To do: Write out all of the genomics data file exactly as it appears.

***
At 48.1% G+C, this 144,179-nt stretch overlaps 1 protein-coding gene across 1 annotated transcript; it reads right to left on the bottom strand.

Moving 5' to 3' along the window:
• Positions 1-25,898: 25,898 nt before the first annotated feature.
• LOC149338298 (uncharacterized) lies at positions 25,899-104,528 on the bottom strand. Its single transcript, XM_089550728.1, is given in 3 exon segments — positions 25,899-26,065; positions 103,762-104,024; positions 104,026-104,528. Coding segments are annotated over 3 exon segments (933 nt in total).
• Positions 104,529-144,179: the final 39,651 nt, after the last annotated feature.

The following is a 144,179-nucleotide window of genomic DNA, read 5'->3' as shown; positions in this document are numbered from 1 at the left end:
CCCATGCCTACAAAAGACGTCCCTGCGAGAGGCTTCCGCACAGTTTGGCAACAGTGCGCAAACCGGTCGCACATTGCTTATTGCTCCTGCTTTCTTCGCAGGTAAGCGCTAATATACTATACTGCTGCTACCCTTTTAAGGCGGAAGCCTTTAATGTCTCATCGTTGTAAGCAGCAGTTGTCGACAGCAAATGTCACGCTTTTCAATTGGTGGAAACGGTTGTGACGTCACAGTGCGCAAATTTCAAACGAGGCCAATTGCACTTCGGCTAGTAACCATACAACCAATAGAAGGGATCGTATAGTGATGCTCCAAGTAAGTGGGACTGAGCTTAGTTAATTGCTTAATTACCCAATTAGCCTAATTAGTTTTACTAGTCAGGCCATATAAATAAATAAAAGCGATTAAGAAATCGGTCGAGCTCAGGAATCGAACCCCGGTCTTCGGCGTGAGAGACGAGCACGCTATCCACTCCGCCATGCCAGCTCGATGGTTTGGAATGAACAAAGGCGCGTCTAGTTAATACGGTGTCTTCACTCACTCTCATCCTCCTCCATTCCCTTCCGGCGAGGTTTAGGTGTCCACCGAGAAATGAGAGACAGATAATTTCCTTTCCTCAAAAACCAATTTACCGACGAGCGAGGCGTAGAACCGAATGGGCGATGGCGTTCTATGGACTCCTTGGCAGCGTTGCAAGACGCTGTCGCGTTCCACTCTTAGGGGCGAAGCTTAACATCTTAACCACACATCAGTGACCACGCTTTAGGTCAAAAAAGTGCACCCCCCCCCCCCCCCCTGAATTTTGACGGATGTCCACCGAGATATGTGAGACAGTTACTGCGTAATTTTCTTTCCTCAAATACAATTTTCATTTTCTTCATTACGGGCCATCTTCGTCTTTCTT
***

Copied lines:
At 48.1% G+C, this 144,179-nt stretch overlaps 1 protein-coding gene across 1 annotated transcript; it reads right to left on the bottom strand.

Moving 5' to 3' along the window:
• Positions 1-25,898: 25,898 nt before the first annotated feature.
• LOC149338298 (uncharacterized) lies at positions 25,899-104,528 on the bottom strand. Its single transcript, XM_089550728.1, is given in 3 exon segments — positions 25,899-26,065; positions 103,762-104,024; positions 104,026-104,528. Coding segments are annotated over 3 exon segments (933 nt in total).
• Positions 104,529-144,179: the final 39,651 nt, after the last annotated feature.

The following is a 144,179-nucleotide window of genomic DNA, read 5'->3' as shown; positions in this document are numbered from 1 at the left end:
CCCATGCCTACAAAAGACGTCCCTGCGAGAGGCTTCCGCACAGTTTGGCAACAGTGCGCAAACCGGTCGCACATTGCTTATTGCTCCTGCTTTCTTCGCAGGTAAGCGCTAATATACTATACTGCTGCTACCCTTTTAAGGCGGAAGCCTTTAATGTCTCATCGTTGTAAGCAGCAGTTGTCGACAGCAAATGTCACGCTTTTCAATTGGTGGAAACGGTTGTGACGTCACAGTGCGCAAATTTCAAACGAGGCCAATTGCACTTCGGCTAGTAACCATACAACCAATAGAAGGGATCGTATAGTGATGCTCCAAGTAAGTGGGACTGAGCTTAGTTAATTGCTTAATTACCCAATTAGCCTAATTAGTTTTACTAGTCAGGCCATATAAATAAATAAAAGCGATTAAGAAATCGGTCGAGCTCAGGAATCGAACCCCGGTCTTCGGCGTGAGAGACGAGCACGCTATCCACTCCGCCATGCCAGCTCGATGGTTTGGAATGAACAAAGGCGCGTCTAGTTAATACGGTGTCTTCACTCACTCTCATCCTCCTCCATTCCCTTCCGGCGAGGTTTAGGTGTCCACCGAGAAATGAGAGACAGATAATTTCCTTTCCTCAAAAACCAATTTACCGACGAGCGAGGCGTAGAACCGAATGGGCGATGGCGTTCTATGGACTCCTTGGCAGCGTTGCAAGACGCTGTCGCGTTCCACTCTTAGGGGCGAAGCTTAACATCTTAACCACACATCAGTGACCACGCTTTAGGTCAAAAAAGTGCACCCCCCCCCCCCCCCCTGAATTTTGACGGATGTCCACCGAGATATGTGAGACAGTTACTGCGTAATTTTCTTTCCTCAAATACAATTTTCATTTTCTTCATTACGGGCCATCTTCGTCTTTCTT